Rooney, when in the number nine role, likes to come back himself, but has had less success than Ibra in linking to teammates making runs. If Mourinho would play him as a ten, it would be no different. Part of the Scouser’s issue is Ibra is a sedentary presence when he comes back, neither moving nor allowing defenders to move him. He may take one touch, or none, to bring the ball under control, then it is quickly angled off for a teammate to collect. Rooney needs a moment to get the ball under control, then will usually make a lateral run from his typical starting point on the left, allowing defenders to get back before he can switch the ball over to Antonio Valencia or Matteo Darmian, on the right flank, with one of his patented diagonal passes.
Mata has the vision and touch to make the short passes Rooney doesn’t, but his play is halfway between Xavi Hernandez and Lionel Messi, making him less the metronome, but also less the dangerous scoring threat. He hasn’t quite developed the knack for knowing exactly when to channel either side of his game.
Michael Carrick does have the presence and skill set to anchor the United attack. His passing is more accurate than Ibra’s, too, likely because he is facing the opposition’s goal with a better view of both teammates and defenders. Unfortunately, cursed with the top speed of a John Deere lawn tractor, he is obligated to play a deeper role so as not to get caught out on the counterattack.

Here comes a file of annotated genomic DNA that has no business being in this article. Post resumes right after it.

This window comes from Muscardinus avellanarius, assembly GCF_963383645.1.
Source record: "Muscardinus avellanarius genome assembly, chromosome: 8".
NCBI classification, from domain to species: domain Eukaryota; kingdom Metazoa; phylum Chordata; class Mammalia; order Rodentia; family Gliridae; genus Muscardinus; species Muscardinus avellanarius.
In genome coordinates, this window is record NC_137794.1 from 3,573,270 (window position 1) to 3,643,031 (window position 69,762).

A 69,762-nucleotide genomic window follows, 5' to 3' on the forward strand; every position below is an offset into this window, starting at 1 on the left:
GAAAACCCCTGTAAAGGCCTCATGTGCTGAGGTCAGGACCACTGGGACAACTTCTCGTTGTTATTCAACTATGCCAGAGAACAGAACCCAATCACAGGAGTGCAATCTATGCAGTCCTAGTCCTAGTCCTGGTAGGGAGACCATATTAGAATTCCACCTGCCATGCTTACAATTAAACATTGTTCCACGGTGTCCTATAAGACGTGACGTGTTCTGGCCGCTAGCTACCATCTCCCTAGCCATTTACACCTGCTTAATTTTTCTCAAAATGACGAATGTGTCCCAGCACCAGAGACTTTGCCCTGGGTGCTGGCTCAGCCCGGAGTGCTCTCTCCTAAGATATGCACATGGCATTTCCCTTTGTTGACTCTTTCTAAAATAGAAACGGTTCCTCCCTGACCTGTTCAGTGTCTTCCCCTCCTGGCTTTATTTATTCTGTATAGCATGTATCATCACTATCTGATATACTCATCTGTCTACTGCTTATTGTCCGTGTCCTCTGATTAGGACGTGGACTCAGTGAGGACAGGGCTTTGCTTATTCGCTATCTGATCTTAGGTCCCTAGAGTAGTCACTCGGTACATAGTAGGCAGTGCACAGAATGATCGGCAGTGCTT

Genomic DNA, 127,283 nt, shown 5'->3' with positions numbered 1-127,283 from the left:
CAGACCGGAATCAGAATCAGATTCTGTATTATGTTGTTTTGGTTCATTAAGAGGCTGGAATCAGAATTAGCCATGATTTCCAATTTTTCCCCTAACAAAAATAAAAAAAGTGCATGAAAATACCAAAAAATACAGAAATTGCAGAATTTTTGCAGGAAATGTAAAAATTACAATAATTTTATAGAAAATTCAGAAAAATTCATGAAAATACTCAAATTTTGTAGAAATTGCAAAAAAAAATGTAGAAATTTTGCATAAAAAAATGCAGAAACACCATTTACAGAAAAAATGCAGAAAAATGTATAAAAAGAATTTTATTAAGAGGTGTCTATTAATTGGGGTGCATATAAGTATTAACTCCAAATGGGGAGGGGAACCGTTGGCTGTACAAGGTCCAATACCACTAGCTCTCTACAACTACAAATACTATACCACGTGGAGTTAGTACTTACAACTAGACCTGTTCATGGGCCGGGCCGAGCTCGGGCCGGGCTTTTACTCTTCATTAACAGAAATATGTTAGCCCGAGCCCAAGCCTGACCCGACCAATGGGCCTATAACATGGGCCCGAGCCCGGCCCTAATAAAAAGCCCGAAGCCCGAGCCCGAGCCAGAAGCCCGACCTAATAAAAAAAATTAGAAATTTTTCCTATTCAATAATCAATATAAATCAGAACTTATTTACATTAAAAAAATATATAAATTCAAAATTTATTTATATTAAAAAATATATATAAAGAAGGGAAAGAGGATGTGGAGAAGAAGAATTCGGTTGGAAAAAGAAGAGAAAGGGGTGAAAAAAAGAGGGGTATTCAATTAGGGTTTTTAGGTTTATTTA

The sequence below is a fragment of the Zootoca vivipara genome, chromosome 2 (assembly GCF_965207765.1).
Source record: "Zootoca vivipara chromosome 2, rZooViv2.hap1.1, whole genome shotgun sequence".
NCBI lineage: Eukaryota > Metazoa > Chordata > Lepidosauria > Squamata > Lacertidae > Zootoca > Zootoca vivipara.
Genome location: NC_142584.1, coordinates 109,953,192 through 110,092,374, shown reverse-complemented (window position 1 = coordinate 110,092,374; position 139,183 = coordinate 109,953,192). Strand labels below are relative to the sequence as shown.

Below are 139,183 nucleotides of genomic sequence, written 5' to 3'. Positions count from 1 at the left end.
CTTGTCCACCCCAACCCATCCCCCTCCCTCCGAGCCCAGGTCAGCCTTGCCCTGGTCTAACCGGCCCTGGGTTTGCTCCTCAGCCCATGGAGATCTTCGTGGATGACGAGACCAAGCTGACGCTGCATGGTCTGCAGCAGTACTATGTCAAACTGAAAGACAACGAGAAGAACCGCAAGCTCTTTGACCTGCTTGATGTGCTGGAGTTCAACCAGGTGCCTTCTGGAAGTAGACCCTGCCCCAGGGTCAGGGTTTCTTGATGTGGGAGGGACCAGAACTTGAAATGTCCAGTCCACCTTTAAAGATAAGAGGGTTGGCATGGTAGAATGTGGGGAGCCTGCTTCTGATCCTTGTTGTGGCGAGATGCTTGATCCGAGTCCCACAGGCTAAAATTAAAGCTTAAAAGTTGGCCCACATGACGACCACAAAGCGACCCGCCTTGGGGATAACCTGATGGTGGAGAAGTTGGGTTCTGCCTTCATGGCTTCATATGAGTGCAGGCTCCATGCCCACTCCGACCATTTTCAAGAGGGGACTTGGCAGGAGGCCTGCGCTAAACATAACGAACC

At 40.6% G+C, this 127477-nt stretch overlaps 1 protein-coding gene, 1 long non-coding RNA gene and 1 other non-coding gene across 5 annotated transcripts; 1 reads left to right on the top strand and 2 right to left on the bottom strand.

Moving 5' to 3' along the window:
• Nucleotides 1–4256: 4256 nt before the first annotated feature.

For a different reason, the deeper midfield has also become Ander Herrera’s home. If his countryman’s playing personality is split between Xavi and Messi, Herrera’s is a Jekyll-and-Hyde blend of Andrés Iniesta and Sergio Busquets. The passing and timely goals are welcome. The rash tackles, simulation, and constant whinging to officials are not.
No, with Zlatan on forced gardening duty, and faced with an Arsenal attack in full bloom, it’s likely Mourinho will again summon forth his inner Reg Varney to obstruct the Gunners path to United’s goal with a large, multi-passenger vehicle, rather than setting loose his own attack dogs to put the visitors more on their heels. Accordingly, expect to see Ashley Young and Marouane Fellaini in the line-up on Saturday.
3. Just say no.
There is one further selection headache José will have to address before the Arsenal clash. On Friday, Danny Blind sent Memphis Depay in for the second half in the Netherlands match at the Stade Josy Barthel, for the injured Arjen Robben. The underperforming United starlet promptly put the game to bed, scoring two goals after the home side had inexplicably offered the Dutch a match with a leveler from the spot just before half-time.
The younger Blind also had a memorable match. Daley was sending sumptuous crosses into the Luxembourg box with regularity. With the Dutchman on United’s left flank, and Antonio Valencia soon to return to the right, one has to wonder why heading the ball is not first on the list of tools to be added to the sufficiently tall Marcus Rashford’s box.
Depay’s first strike was a powerful header from a Blind cross from the touchline. Again, José, think wide thoughts. Memphis’ second came from a set-piece, curling a ball over the wall and inside the near post to keep l’Oranje in the World Cup picture. His confidence restored, it’s almost a certainty he will be lobbying his club coach for some playing time on Saturday. How will it turn out, I wonder?